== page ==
The good news is that if you are, in fact, lactose intolerant, cheese doesn’t have to be off the table. The not-as-good news is that your tolerance for different types of cheeses—even ones low in lactose—is pretty individual. So it wouldn’t be responsible for us to tell you that you can go in on any certain variety. Still, it can be helpful to know which ones you might be able to eat without feeling sick. “In terms of how to judge how much lactose one can consume, unfortunately it’s an individual assessment,” Dr. Agarwal explains. “The enzyme that breaks down the lactose sugar (lactase) is found in the small intestine and [everyone has] variable concentrations of it.” Basically, the severeness of lactose intolerance varies a lot from person to person, and some people with the condition may not be able to handle any lactose, but a lot of others can enjoy low-lactose cheeses and feel totally fine.
With all that said, here’s what you should know about lactose in cheese if you’re looking to eat it and not feel like garbage.
Here’s what determines the amount of lactose in cheese.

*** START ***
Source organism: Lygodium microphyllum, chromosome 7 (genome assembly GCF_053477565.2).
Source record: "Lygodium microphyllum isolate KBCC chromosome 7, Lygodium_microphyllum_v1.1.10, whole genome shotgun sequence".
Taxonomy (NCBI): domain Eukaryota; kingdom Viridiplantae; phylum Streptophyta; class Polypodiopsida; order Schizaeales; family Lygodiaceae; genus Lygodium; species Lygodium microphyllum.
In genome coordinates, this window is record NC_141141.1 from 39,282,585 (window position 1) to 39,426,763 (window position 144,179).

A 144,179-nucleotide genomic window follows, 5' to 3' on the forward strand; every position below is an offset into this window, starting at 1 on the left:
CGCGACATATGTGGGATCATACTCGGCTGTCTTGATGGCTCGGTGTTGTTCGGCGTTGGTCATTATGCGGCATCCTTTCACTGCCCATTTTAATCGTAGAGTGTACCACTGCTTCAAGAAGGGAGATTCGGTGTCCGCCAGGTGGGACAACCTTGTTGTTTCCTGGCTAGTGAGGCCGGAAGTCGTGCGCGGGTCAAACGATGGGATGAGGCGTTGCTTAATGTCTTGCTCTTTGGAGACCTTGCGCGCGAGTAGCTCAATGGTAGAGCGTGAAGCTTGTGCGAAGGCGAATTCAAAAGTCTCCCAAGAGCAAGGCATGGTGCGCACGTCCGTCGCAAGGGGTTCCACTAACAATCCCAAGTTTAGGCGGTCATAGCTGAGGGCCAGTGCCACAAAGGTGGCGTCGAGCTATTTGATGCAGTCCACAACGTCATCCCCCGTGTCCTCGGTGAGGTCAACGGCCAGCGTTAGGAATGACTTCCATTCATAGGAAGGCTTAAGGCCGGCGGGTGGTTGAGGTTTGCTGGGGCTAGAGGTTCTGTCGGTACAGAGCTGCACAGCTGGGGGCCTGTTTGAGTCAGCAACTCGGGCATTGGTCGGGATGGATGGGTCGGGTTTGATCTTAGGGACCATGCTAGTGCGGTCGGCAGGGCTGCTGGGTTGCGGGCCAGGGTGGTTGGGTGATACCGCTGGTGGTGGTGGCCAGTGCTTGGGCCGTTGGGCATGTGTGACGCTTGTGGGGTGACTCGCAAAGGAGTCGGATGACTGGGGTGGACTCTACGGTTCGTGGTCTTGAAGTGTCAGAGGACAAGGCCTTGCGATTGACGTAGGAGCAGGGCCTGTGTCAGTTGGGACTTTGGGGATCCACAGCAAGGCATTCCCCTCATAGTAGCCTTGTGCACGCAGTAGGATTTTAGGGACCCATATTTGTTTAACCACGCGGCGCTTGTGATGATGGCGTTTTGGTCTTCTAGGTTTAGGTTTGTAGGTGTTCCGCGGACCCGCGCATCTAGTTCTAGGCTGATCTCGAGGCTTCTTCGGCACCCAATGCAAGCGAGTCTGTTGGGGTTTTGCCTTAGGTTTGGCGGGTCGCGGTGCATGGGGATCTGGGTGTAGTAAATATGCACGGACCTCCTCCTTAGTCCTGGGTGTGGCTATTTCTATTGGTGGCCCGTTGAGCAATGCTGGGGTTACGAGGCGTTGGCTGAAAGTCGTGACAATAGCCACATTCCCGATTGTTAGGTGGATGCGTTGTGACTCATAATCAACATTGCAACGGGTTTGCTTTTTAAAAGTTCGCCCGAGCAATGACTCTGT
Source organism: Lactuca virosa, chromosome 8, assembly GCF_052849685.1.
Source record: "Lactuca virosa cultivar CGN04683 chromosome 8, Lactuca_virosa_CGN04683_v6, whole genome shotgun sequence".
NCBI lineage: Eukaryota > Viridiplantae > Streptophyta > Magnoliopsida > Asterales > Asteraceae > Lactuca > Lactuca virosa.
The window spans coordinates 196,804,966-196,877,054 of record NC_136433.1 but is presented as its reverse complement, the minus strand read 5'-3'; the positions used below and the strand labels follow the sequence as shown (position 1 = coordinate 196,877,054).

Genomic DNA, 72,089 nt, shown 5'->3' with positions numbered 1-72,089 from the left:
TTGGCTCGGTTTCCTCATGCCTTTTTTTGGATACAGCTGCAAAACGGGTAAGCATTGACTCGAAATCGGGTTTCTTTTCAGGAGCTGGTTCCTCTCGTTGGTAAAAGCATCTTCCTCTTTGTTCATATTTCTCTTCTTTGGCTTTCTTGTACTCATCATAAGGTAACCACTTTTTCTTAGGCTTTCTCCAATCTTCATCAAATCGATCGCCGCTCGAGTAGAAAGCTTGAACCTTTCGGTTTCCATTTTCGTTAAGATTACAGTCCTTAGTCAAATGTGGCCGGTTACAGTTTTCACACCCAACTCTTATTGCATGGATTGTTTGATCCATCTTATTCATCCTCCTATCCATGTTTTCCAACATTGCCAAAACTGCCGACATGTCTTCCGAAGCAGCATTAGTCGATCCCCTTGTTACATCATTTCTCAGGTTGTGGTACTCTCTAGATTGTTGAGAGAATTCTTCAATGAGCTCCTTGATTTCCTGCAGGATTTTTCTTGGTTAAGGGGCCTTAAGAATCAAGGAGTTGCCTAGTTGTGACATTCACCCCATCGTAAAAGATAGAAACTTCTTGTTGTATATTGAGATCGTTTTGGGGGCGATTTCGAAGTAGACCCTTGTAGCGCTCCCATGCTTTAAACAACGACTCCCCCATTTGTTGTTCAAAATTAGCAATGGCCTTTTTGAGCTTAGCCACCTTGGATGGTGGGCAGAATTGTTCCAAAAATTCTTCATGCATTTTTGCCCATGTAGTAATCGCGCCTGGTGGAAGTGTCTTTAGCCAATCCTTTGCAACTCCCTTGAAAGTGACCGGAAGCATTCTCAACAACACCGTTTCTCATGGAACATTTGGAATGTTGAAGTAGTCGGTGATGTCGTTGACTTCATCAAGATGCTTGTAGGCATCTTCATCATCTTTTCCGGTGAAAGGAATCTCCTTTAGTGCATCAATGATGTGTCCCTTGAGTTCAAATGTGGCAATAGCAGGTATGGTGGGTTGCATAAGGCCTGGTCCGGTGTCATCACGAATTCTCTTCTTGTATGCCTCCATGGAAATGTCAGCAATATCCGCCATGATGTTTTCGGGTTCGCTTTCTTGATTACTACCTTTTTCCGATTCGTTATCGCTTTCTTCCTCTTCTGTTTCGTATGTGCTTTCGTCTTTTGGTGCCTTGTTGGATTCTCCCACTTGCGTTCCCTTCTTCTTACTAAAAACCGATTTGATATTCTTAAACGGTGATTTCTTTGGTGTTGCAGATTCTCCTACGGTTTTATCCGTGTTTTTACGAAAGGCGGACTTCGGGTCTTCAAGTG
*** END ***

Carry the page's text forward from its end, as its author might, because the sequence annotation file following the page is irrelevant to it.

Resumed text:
Cheese is actually quite low in lactose compared to dairy products like milk, cream, and yogurt. Most contain less than 2 grams per serving (1 ounce), which is far less than the 12-13 grams of lactose you get in one serving (1 cup) of milk. Of course, most people don’t just eat 1 ounce of cheese in one sitting, so keep in mind that eating the better part of a cheese plate will probably mean you’re having way more than just 2 grams of lactose.
Interestingly, the cheesemaking process contributes to the amount of lactose. Every cheese goes through a slightly different process, but in general, making cheese basically involves removing whey (the liquid part) from milk and then acidifying and salting the remaining curd, says Andy Hatch, cheesemaker and owner at Uplands Cheese. “The manner in which each of these three steps occurs will determine the character of the resulting cheese,” including how much lactose is or isn’t in it, Hatch says.